COA junks private school claim vs Tesda for skills training


    THE Commission on Audit (COA) has denied the claim of Philippine Countryville College Inc. (PCCI, formerly Philippine Computer College Inc.) against the Technical Education and Skills Development Authority (Tesda) for payment of P577,000 in alleged uncollected training fees under a government scholarship program.

    In a decision issued last January 14, the COA Commission Proper denied PCCI’s appeal as it reiterated its earlier finding that the claim is unsubstantiated because the school submitted dubious documents that did not help its cause in any way.

    “After a circumspect evaluation, this Commission finds the documents insufficient to prove the validity of the claim. Several deficiencies were noted from the submitted documents,” the COA said.

    The PCCI sought compensation from Tesda-Regional Office No. 10 for providing trainings for technical education scholars under the 2009 Pangulong Gloria Scholarship Program (PGSP).

    In a previous ruling in December 2016, the COA denied the school’s original petition for money claim citing conflicts with the provision of Presidential Decree No. 1445 or the Government Auditing Code of the Philippines.

    Government auditors said the supposed contract was not covered by any appropriation for that year’s budget and the claim was not supported by pertinent documents.

    In its motion for reconsideration, the PCCI submitted affidavits of undertaking, PGSP Scholarship Vouchers, approved qualification maps, daily time records of Tesda scholars, and enrollment reports.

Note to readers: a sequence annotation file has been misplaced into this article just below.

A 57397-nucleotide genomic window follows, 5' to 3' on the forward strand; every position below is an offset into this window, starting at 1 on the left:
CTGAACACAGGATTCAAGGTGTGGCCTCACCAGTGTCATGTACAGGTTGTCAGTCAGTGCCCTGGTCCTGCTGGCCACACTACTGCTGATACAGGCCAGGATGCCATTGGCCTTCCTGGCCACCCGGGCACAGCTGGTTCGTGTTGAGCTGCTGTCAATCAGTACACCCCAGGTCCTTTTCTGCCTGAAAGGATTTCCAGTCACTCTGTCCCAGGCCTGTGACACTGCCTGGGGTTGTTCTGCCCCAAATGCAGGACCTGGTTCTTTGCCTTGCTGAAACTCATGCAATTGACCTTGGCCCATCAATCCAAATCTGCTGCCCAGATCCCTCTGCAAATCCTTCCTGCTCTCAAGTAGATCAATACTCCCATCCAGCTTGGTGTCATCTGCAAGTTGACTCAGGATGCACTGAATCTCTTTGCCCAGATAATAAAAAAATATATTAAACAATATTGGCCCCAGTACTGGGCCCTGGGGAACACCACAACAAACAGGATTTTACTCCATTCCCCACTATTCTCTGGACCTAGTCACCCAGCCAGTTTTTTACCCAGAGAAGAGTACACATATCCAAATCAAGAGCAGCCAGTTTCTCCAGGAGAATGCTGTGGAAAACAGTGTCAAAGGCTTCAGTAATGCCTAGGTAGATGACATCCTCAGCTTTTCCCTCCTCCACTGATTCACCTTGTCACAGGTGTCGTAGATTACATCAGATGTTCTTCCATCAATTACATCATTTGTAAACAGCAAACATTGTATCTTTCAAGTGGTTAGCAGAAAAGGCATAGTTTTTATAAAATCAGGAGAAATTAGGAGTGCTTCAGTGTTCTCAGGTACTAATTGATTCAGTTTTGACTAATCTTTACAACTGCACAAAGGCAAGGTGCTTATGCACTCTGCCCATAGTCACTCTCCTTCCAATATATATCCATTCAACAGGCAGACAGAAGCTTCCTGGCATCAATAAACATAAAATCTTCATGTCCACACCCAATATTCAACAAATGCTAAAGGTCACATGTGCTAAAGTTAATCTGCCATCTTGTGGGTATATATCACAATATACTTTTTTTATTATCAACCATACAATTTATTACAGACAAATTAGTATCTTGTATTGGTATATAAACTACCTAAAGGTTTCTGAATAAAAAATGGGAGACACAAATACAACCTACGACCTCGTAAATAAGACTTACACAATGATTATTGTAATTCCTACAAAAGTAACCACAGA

While the scholars acknowledged receiving trainings in 2009 using scholarship certificates, auditors noted that they were all from Libona, Sumilao or Manolo Fortich in Bukidnon province. On the other hand, the trainings were supposed to have taken place in Cagayan de Oro City.

    The COA also noted that based on the recipient’s statements, the training was conducted by the Davao Security and Investigation Agency (DASIA) but it was the PCCI that issued the certificates of completion.

    No agreement of any kind was submitted to the COA showing that DASIA and PCCI had a valid arrangement for such an undertaking.

    The validity of the scholarship certificates was until September 2009 but in at least one document, the training period was indicated to have taken place on July 17 to August 2, 2012.

    Auditors also found that the DTRs of 25 scholars were signed by “one and the same person.”

    Because of questionable documents, the commission held that the PCCI failed to establish the validity of its claim.

    COA chairman Michael G. Aguinaldo and Commissioners Jose A. Fabia and Roland C. Pondoc signed the ruling.